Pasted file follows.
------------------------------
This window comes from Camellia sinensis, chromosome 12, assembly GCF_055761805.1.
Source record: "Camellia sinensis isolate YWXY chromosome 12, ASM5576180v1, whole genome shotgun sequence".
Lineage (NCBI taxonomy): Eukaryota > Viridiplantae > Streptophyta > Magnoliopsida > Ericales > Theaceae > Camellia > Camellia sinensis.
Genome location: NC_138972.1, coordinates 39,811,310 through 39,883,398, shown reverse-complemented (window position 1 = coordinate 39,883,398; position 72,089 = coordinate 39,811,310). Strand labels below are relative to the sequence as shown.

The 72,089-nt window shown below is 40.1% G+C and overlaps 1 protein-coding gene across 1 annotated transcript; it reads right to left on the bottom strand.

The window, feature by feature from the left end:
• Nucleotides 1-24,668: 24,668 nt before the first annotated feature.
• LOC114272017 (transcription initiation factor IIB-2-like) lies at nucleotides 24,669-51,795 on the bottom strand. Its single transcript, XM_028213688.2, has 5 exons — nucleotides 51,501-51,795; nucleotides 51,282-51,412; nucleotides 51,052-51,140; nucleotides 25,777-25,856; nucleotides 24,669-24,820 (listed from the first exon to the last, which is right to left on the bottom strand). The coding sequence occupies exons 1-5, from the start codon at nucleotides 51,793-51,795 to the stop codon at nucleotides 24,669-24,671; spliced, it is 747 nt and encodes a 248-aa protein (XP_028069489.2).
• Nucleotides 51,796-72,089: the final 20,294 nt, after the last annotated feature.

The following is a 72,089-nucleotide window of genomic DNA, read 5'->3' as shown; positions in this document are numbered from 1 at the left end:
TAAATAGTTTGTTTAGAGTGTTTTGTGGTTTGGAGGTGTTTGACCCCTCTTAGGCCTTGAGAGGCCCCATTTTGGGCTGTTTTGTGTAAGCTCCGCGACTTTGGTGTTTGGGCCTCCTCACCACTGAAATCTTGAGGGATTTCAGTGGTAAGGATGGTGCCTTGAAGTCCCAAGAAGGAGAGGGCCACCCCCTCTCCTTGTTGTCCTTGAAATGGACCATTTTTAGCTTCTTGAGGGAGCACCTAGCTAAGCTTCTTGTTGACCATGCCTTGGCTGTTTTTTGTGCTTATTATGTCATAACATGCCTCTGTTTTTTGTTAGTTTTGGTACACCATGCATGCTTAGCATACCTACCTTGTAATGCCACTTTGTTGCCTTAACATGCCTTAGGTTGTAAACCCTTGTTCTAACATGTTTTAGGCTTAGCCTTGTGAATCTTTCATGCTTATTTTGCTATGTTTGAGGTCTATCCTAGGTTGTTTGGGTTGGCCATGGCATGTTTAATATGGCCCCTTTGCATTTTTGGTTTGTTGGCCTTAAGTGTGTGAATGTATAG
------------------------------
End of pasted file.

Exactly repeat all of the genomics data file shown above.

This window comes from Camellia sinensis, chromosome 12, assembly GCF_055761805.1.
Source record: "Camellia sinensis isolate YWXY chromosome 12, ASM5576180v1, whole genome shotgun sequence".
Lineage (NCBI taxonomy): Eukaryota > Viridiplantae > Streptophyta > Magnoliopsida > Ericales > Theaceae > Camellia > Camellia sinensis.
Genome location: NC_138972.1, coordinates 39,811,310 through 39,883,398, shown reverse-complemented (window position 1 = coordinate 39,883,398; position 72,089 = coordinate 39,811,310). Strand labels below are relative to the sequence as shown.

The 72,089-nt window shown below is 40.1% G+C and overlaps 1 protein-coding gene across 1 annotated transcript; it reads right to left on the bottom strand.

The window, feature by feature from the left end:
• Nucleotides 1-24,668: 24,668 nt before the first annotated feature.
• LOC114272017 (transcription initiation factor IIB-2-like) lies at nucleotides 24,669-51,795 on the bottom strand. Its single transcript, XM_028213688.2, has 5 exons — nucleotides 51,501-51,795; nucleotides 51,282-51,412; nucleotides 51,052-51,140; nucleotides 25,777-25,856; nucleotides 24,669-24,820 (listed from the first exon to the last, which is right to left on the bottom strand). The coding sequence occupies exons 1-5, from the start codon at nucleotides 51,793-51,795 to the stop codon at nucleotides 24,669-24,671; spliced, it is 747 nt and encodes a 248-aa protein (XP_028069489.2).
• Nucleotides 51,796-72,089: the final 20,294 nt, after the last annotated feature.

The following is a 72,089-nucleotide window of genomic DNA, read 5'->3' as shown; positions in this document are numbered from 1 at the left end:
TAAATAGTTTGTTTAGAGTGTTTTGTGGTTTGGAGGTGTTTGACCCCTCTTAGGCCTTGAGAGGCCCCATTTTGGGCTGTTTTGTGTAAGCTCCGCGACTTTGGTGTTTGGGCCTCCTCACCACTGAAATCTTGAGGGATTTCAGTGGTAAGGATGGTGCCTTGAAGTCCCAAGAAGGAGAGGGCCACCCCCTCTCCTTGTTGTCCTTGAAATGGACCATTTTTAGCTTCTTGAGGGAGCACCTAGCTAAGCTTCTTGTTGACCATGCCTTGGCTGTTTTTTGTGCTTATTATGTCATAACATGCCTCTGTTTTTTGTTAGTTTTGGTACACCATGCATGCTTAGCATACCTACCTTGTAATGCCACTTTGTTGCCTTAACATGCCTTAGGTTGTAAACCCTTGTTCTAACATGTTTTAGGCTTAGCCTTGTGAATCTTTCATGCTTATTTTGCTATGTTTGAGGTCTATCCTAGGTTGTTTGGGTTGGCCATGGCATGTTTAATATGGCCCCTTTGCATTTTTGGTTTGTTGGCCTTAAGTGTGTGAATGTATAG